You can manage Kindle FreeTime centrally at MYK

You can manage Kindle FreeTime centrally at MYK

This is interesting!

In a recent update to the Kindle Fire HD and Kindle Fire 7″ SD (2nd generation Kindle Fire), we got an app called FreeTime.

It allows you to set up profiles for your children (or anybody, really), and control which specific books, apps, and videos are available to that profile.

Well, at the

http://www.amazon.com/manageyourkindle

page, I noticed there is a new category for

Kindle FreeTime Settings

From there, you can create profiles, give them names, enter genders, pick their avatars, and change the birthdates. You can also delete them.

More interestingly, though, is what happens when you go to a book, or video, or app.

You can add it right from there to one of the profiles!

This suggests that, if the profile holder moved from device to device, you wouldn’t have to recreate the “whitelists”.

It also means you can manage the content without having to hold on to the device for a while (which might be annoying, if your child was anxious to use it).

It is, however, perhaps easier to add content from the Kindle Fire, since you can just check boxes. Here, you have the advantage of search, but it takes a few steps to add each individual item. On the plus side, though, you don’t have to keep entering your password as much.

It would take just a little bit of tweaking to have this mean online management of our libraries.

First, we’d have to be able to create profiles without passwords required on the devices to make this more convenient.

Second, they have to drop that demographic information in the profile! I don’t like putting in a gender and birthdate now.

Third, they could give us a “select and act” option in MYK (Manage Your Kindle). We could have that now, for some things. For example, for people who delete things from their archives (I don’t), I think that could be handled in that fashion. It would be trickier to mass send books, because it would tend to overwhelm a Kindle (in part, because of the indexing it has to do).

You could create different profiles for different devices, if you wanted. You could log into a profile on a given device…although that might cause it to download a lot of things if they aren’t on the Kindle. They could do it so that the items are just available for download if they aren’t already on the device.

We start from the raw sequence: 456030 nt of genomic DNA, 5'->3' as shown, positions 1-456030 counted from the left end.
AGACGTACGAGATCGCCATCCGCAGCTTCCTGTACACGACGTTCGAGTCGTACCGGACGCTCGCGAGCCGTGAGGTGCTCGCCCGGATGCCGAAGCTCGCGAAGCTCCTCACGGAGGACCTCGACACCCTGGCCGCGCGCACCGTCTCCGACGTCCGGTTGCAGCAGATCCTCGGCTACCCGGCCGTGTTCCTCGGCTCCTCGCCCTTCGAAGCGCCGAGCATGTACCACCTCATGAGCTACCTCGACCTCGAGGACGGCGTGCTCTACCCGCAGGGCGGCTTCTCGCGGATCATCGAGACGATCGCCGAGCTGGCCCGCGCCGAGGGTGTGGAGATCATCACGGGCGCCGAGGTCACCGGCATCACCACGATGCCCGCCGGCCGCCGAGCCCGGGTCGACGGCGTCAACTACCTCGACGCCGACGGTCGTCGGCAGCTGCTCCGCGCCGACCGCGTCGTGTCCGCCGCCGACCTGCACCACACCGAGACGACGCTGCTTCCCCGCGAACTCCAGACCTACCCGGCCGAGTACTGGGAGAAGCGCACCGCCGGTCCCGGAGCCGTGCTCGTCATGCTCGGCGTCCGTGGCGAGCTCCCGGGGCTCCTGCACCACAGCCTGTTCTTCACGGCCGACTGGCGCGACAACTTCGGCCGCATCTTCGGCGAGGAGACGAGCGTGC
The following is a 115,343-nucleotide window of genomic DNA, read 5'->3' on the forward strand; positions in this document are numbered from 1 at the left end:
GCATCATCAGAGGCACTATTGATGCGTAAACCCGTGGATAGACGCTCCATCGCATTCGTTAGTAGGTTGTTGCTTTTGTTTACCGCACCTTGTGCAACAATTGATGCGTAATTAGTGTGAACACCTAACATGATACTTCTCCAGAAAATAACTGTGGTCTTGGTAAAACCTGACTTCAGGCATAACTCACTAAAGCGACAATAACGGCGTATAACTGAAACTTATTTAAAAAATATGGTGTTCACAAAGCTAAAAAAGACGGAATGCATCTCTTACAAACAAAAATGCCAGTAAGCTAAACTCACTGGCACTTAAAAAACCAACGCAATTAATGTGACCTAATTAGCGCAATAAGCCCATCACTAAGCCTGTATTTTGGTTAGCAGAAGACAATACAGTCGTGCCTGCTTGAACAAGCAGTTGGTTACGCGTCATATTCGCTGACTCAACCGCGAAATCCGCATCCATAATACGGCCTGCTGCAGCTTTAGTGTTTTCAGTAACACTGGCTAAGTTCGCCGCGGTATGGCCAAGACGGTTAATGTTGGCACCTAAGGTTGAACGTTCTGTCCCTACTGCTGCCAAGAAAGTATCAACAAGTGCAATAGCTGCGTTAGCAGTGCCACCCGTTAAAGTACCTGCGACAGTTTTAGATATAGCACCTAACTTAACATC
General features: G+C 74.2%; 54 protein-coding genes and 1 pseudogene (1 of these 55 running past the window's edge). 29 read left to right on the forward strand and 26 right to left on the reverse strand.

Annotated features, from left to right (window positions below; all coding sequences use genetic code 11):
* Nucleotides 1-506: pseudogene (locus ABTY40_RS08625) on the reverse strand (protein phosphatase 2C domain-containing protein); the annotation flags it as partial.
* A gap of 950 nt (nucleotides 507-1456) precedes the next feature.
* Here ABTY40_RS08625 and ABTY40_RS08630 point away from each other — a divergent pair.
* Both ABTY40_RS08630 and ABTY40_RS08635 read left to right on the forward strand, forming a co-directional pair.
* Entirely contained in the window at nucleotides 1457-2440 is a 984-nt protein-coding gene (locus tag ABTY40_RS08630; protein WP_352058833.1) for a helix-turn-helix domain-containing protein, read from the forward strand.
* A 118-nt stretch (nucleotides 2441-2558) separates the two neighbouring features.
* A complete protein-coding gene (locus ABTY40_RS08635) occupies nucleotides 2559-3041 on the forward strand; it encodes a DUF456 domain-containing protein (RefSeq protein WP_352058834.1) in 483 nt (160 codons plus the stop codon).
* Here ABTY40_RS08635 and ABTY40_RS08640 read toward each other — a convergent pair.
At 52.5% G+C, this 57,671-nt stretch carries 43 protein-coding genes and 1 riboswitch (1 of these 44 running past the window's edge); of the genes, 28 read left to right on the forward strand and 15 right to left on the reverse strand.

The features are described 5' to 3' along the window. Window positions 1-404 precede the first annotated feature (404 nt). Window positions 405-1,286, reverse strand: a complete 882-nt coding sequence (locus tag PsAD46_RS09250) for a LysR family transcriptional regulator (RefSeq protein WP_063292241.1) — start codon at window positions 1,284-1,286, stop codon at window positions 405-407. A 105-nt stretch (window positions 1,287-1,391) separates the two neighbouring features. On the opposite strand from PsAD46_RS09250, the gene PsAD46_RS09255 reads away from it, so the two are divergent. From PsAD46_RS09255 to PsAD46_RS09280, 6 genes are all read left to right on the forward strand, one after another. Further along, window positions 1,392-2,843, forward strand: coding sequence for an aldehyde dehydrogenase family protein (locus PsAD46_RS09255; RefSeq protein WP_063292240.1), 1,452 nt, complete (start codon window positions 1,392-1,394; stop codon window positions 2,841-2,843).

This might not work as well with apps, though, which are device type specific.

I think this suggests some really powerful tools coming our way! I wouldn’t be surprised if this was connected (at least in terms of development) with Whispercast.

If you have two Kindle Fires with FreeTime on them and can test out whether or not it asks you which Kindle should have a given book, I’d really appreciate it. I’m thinking it doesn’t, but it would be nice to test. :)

This post by Bufo Calvin originally appeared in the I Love My Kindle blog.

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4 Responses to “You can manage Kindle FreeTime centrally at MYK”

  1. Edward Boyhan Says:

    So, while I don’t have any kids, I wonder if I couldn’t adapt “profiles” to be a kind of supra device independent collection manageable from the web page side???

    I hope you are right — we sure could use some kindle administration improvements

    • Bufo Calvin Says:

      Thanks for writing, Edward!

      Yes, with the current significant limitation of only up to six of them (that’s the profile limit on FreeTime).

      However, you could certainly use it for a TBR (To Be Read) Collection, for example.

  2. George Lug Says:

    Bufo, I kind of get the impression that perhaps something like free time could be used to create “collections” for our books on the Kindle Fire. Sure, it would be cumbersome but who knows, it may have more value than what meets the eye. Thanks

    • Bufo Calvin Says:

      Thanks for writing, George!

      Yes, that’s right…it’s a bit clunky, and you can only have up to six of them (since you can only have profiles), but I’ve mentioned the possibility a couple of times. They could certainly use similar technology to make a robust Collections feature.

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